Alan Turing: The Enigma: The Centenary Edition Paperback – May 27, 2012
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"Andrew Hodges's biography is a meticulously researched and written account detailing every aspect of Turing's life. . . . This account of Turing's life is a definitive scholarly work, rich in primary source documentation and small-grained historical detail.", Mathematics Teacher
"Andrew Hodges's magisterial Alan Turing: The Enigma . . . is still the definitive text."---Joshua Cohen, Harper's
"Andrew Hodges' 1983 book Alan Turing: The Enigma, is the indispensable guide to Turing's life and work and one of the finest biographies of a scientific genius ever written."---Michael Hiltzik, Los Angeles Times
"One of the finest scientific biographies ever written."---Jim Holt, New Yorker
"A first-class contribution to history and an exemplary work of biography."---I. J. Good, Nature
"One of the finest scientific biographies I've ever read: authoritative, superbly researched, deeply sympathetic, and beautifully told."―Sylvia Nasar, author of A Beautiful Mind
"A superb biography. . . . Written by a mathematician, it describes in plain language Turing's work on the foundations of computer science and how he broke the Germans' Enigma code in the Second World War. The subtle depiction of class rivalries, personal relationships, and Turing's tragic end are worthy of a novel. But this was a real person. Hodges describes the man, and the science that fascinated him--which once saved, and still influences, our lives."---Margaret Boden, New Scientist
"On the face of it, a richly detailed 500-page biography of a mathematical genius and analysis of his ideas, might seem a daunting proposition. But fellow mathematician and author Hodges has acutely clear and often extremely moving insight into the humanity behind the leaping genius that helped to crack the Germans' Enigma codes during World War II and bring about the dawn of the computer age. . . . This melancholy story is transfigured into something else: an exploration of the relationship between machines and the soul and a full-throated celebration of Turing's brilliance, unselfconscious quirkiness and bravery in a hostile age."---Sinclair McKay, Wall Street Journal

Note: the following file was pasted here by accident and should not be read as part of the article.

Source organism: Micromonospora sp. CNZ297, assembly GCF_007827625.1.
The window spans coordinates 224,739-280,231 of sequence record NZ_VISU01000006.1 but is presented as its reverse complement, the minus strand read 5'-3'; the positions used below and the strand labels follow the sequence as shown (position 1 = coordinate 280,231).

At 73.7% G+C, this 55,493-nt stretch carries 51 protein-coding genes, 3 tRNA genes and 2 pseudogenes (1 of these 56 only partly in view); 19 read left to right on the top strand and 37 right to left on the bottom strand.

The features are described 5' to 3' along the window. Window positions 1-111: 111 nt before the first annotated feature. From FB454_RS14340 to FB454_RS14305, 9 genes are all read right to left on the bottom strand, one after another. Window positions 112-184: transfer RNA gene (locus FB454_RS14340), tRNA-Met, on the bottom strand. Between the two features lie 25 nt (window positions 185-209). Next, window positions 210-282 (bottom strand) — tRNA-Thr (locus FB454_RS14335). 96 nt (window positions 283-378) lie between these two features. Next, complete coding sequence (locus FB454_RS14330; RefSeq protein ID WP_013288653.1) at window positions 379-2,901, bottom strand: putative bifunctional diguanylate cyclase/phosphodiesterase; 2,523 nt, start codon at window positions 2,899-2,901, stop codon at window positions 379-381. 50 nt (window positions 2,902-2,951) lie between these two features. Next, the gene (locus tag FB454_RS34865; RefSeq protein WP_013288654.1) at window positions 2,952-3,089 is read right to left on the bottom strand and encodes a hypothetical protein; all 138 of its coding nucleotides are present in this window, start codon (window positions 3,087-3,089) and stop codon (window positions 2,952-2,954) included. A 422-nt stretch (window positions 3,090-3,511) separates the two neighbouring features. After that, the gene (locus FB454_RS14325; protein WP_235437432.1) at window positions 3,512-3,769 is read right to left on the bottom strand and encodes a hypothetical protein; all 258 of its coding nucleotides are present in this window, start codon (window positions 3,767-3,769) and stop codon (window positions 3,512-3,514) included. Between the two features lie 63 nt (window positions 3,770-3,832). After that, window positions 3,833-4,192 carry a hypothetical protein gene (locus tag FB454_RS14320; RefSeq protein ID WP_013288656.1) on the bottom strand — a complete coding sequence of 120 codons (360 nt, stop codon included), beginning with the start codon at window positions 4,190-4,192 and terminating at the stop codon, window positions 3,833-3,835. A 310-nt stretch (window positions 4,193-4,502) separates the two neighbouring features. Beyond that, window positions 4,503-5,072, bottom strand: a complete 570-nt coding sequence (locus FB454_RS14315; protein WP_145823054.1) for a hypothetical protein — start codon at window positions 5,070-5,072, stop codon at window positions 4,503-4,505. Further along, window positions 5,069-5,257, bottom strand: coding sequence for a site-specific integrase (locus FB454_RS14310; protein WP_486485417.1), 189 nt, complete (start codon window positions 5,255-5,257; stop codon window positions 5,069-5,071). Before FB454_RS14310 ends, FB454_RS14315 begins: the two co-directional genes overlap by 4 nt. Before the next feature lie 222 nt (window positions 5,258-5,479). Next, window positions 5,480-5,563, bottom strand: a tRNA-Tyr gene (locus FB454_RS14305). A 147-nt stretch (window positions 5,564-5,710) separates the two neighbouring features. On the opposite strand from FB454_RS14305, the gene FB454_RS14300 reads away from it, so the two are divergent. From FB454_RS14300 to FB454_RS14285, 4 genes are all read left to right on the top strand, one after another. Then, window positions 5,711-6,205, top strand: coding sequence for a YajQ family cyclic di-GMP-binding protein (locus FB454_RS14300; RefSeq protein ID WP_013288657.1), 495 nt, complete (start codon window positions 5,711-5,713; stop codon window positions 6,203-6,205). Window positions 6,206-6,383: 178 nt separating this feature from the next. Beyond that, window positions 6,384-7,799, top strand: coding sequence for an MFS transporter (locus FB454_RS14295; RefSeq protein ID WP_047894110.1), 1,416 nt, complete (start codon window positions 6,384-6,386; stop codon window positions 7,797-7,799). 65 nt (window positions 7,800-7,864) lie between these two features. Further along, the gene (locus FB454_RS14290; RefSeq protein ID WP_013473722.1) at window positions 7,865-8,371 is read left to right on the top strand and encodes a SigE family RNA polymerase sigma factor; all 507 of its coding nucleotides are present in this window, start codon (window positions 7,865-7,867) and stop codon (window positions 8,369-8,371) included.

"The Bible of Turing biography."---Alvy Ray Smith, Notices of the AMS
From the Back Cover
"One of the finest scientific biographies I've ever read: authoritative, superbly researched, deeply sympathetic, and beautifully told."--Sylvia Nasar, author ofA Beautiful Mind
"A captivating, compassionate portrait of a first-rate scientist who gave so much to a world that in the end cruelly rejected him. Perceptive and absorbing, Andrew Hodges's book is scientific biography at its best."--Paul Hoffman, author of The Man Who Loved Only Numbers
"A remarkable and admirable biography."--Simon Singh, author of The Code Book and Fermat's Enigma
"A first-rate presentation of the life of a first-rate scientific mind.... It is hard to imagine a more thoughtful and compassionate portrait of a human being."--from the Foreword by Douglas Hofstadter
- Item Weight : 1.32 pounds
- Paperback : 616 pages
- ISBN-10 : 069115564X
- ISBN-13 : 978-0691155647
- Product Dimensions : 5 x 1.75 x 7.75 inches
- Publisher : Princeton University Press; Revised Edition (May 27, 2012)
- Language: : English
- Best Sellers Rank: #1,807,407 in Books (See Top 100 in Books)
- Customer Reviews:
Top reviews from the United States